The Rise of City Pop

In the mid to late 70s, the economy of Japan was booming and a new generation of folks were looking for music to complement their new sophisticated lifestyle. Rising out of the ashes of the country’s folk scene and taking a cue from the blossoming West Coast music scene on the side of the Pacific, City Pop was born.

Blending synth funk, smooth jazz fusion and disco with the slick L.A. sound to create an urban contemporary feel, City Pop became the music choice for upwardly mobile Japanese in the late 70s through the late 80s.

Here’s a sample of some City Pop artists and songs from that time:

West Coast Music Magazine Special Edition 2017


The newest edition of West Coast Music Magazine is available to purchase. There are great articles of and interviews with Michael McDonald, Ned Doheny, Hamish Stuart (of the current 360 Band), Geyster, America, Al Sunny and Cool Million. Plus albums reviews from lots of 2017’s NuCoast releases as well as contributions from West Coast DJs, aficionados and lovers all around the world. You can order your issue by going here.

Did The Eagles Steal Some Gold?

This is a question I have often asked myself over the years, especially when I read another article about Don Henley suing someone. Did the Eagles steal the opening drum beat from Andrew Gold’s Never Let Her Slip Away for their own #1 hit, Heartache Tonight? I have never read where they have credited Andrew, acknowledged the influence or paid him any money. The evidence is pretty damning and you can listen to the video below for audio proof.

Here’s the quick story: Andrew Gold was writing songs in late 1977 for his next album, All This And Heaven Too. He and songwriting partner, Brock Walsh, were particularly inspired by Queen’s We Rock With You stomp – bom-bom clap, bom-bom clap – and wanted something similar but softer for a song they wrote about Andrew’s new girlfriend, SNL’s Larraine Newman. That song was Never Let Her Slip Away and when he recorded it, he asked Freddie Mercury to sing back up vocals on it, as well as Timothy B Schmit and J.D. Souther. The song only reached #67 in the Summer of 1978.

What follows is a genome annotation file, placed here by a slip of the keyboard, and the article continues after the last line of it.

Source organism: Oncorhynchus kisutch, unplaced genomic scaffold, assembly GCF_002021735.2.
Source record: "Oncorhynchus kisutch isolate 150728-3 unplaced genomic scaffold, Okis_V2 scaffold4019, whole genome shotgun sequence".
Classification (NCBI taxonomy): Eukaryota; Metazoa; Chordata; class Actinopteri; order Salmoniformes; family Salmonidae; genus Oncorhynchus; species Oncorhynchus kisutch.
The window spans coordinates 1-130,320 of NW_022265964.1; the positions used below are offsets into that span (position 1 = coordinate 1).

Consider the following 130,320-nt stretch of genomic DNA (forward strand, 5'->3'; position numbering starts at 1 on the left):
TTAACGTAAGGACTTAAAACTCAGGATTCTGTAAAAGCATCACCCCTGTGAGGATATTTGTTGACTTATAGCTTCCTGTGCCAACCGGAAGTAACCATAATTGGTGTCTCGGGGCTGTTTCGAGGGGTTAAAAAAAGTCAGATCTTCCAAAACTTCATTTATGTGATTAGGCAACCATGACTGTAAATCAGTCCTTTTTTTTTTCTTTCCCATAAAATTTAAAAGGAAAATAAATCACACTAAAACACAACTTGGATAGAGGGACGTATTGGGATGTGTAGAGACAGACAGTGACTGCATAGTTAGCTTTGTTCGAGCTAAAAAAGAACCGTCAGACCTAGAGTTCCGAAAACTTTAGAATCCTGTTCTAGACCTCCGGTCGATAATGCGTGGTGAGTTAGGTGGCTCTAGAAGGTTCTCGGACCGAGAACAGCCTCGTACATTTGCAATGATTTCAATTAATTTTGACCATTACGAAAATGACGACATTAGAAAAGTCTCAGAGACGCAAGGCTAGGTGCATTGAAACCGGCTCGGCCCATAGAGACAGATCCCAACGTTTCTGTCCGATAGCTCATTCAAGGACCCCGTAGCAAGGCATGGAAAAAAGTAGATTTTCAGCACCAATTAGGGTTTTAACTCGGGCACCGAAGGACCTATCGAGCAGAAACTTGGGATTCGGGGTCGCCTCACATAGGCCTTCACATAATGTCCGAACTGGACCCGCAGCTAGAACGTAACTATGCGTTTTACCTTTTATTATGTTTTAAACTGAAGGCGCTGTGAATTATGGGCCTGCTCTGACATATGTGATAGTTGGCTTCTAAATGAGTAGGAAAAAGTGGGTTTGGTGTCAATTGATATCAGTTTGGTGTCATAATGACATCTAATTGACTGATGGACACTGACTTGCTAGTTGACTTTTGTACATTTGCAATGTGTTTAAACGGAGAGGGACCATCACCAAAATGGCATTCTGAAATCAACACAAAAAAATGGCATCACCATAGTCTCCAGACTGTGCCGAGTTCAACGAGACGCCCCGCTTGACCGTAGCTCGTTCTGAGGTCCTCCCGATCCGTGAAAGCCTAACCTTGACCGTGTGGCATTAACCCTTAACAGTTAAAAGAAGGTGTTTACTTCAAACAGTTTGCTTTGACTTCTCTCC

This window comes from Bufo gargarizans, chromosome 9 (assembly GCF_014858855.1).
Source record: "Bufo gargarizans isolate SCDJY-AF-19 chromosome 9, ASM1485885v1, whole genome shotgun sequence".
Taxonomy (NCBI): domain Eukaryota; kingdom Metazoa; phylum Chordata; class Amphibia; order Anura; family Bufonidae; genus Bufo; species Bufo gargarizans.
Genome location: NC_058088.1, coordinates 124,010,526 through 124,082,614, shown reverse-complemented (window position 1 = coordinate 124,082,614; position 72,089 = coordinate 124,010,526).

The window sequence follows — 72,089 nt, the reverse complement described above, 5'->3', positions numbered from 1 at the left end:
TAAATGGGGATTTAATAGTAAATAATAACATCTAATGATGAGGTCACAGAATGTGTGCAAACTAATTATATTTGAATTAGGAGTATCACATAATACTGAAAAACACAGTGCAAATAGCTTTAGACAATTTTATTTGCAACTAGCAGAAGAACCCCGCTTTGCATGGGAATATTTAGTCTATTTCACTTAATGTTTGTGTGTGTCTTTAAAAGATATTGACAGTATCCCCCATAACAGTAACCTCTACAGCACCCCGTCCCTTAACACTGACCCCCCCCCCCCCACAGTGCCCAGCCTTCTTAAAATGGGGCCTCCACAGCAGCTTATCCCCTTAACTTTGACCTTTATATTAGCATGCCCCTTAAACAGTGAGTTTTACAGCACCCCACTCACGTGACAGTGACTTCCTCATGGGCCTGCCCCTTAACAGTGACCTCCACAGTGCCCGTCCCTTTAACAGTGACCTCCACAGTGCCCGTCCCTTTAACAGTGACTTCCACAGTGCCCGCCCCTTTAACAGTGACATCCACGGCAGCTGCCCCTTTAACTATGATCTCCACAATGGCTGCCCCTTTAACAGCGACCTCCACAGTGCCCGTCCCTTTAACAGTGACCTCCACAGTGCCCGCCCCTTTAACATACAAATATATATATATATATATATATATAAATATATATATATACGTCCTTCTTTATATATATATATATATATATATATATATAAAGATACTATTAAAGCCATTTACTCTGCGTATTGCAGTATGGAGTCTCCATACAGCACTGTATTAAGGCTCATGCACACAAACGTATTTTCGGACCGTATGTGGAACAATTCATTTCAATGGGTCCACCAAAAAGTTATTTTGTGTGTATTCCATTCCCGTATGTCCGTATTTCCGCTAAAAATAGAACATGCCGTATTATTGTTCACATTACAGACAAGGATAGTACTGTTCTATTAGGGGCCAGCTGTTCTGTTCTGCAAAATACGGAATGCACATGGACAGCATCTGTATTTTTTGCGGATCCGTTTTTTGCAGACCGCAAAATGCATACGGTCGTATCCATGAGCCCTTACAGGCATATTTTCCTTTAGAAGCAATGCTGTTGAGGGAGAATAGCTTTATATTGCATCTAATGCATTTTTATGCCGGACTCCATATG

Sometime within that year J.D. Souther and Glenn Frey were jamming together, writing songs for the Eagles next LP – the forthcoming The Long Run – when they stumbled upon a future hit, Heartache Tonight. Bob Seger helped out with the chorus and Don Henley helped to polish the song before recording it. Also by now Timothy B Schmit was an official Eagle. Heartache Tonight was released in the Fall of 1979 and became a #1 hit before the end of the year, garnering a Grammy nomination as well. The drum beat after the opening chords is very similar to Andrew’s in Never Let Her Slip Away, so similar that I assumed it was a sample. Hmmmmm….

What’s so ironic is that 2 people – J.D. Souther and Timothy B Schmit – helped to create Andrew’s song which the Eagles seemingly ripped off. Was it a coincidence? Unintentional musical osmosis? Eagles & Andrew were on the same label, Asylum. I feel like they needed to throw Andrew some dollars or some credit or both. But no one sued, it became a non-issue and all was OK, until….

2013 – Haim releases Days Are Gone featuring the song, The Wire, which includes the almost exact same intro as Heartache Tonight with no credits to any of The Eagles. Interestingly no Eagle has sued Haim, to date. I’m guessing that’s because the trail is very muddy and may be better left alone.

So to recap Haim (most likely) stole from the Eagles who (highly probably) stole from Andrew Gold who (didnt really steal, but was inspired by) Queen.

Watch this video for aural proof and tell me what you think: